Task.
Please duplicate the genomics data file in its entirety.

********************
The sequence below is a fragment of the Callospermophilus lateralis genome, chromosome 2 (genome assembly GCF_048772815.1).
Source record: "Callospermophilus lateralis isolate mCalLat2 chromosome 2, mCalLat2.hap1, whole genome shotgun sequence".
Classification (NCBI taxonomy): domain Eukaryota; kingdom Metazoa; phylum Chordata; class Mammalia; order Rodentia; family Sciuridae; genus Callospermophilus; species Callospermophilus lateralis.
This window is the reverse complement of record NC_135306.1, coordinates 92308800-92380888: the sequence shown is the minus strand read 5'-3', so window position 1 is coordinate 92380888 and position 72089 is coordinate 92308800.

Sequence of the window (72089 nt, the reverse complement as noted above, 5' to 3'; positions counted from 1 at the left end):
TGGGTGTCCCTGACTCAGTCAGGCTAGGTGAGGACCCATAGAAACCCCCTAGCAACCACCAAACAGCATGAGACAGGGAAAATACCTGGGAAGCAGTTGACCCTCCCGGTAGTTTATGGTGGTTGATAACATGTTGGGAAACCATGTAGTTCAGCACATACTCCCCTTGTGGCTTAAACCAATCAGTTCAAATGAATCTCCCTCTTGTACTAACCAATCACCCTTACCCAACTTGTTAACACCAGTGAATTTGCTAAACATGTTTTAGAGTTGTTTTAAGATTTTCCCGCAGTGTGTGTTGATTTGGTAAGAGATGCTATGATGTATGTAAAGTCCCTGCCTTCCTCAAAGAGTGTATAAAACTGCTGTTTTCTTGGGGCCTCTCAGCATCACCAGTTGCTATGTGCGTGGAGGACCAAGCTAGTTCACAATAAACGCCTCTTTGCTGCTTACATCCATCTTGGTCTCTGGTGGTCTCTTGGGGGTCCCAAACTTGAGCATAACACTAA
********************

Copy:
The sequence below is a fragment of the Callospermophilus lateralis genome, chromosome 2 (genome assembly GCF_048772815.1).
Source record: "Callospermophilus lateralis isolate mCalLat2 chromosome 2, mCalLat2.hap1, whole genome shotgun sequence".
Classification (NCBI taxonomy): domain Eukaryota; kingdom Metazoa; phylum Chordata; class Mammalia; order Rodentia; family Sciuridae; genus Callospermophilus; species Callospermophilus lateralis.
This window is the reverse complement of record NC_135306.1, coordinates 92308800-92380888: the sequence shown is the minus strand read 5'-3', so window position 1 is coordinate 92380888 and position 72089 is coordinate 92308800.

Sequence of the window (72089 nt, the reverse complement as noted above, 5' to 3'; positions counted from 1 at the left end):
TGGGTGTCCCTGACTCAGTCAGGCTAGGTGAGGACCCATAGAAACCCCCTAGCAACCACCAAACAGCATGAGACAGGGAAAATACCTGGGAAGCAGTTGACCCTCCCGGTAGTTTATGGTGGTTGATAACATGTTGGGAAACCATGTAGTTCAGCACATACTCCCCTTGTGGCTTAAACCAATCAGTTCAAATGAATCTCCCTCTTGTACTAACCAATCACCCTTACCCAACTTGTTAACACCAGTGAATTTGCTAAACATGTTTTAGAGTTGTTTTAAGATTTTCCCGCAGTGTGTGTTGATTTGGTAAGAGATGCTATGATGTATGTAAAGTCCCTGCCTTCCTCAAAGAGTGTATAAAACTGCTGTTTTCTTGGGGCCTCTCAGCATCACCAGTTGCTATGTGCGTGGAGGACCAAGCTAGTTCACAATAAACGCCTCTTTGCTGCTTACATCCATCTTGGTCTCTGGTGGTCTCTTGGGGGTCCCAAACTTGAGCATAACACTAA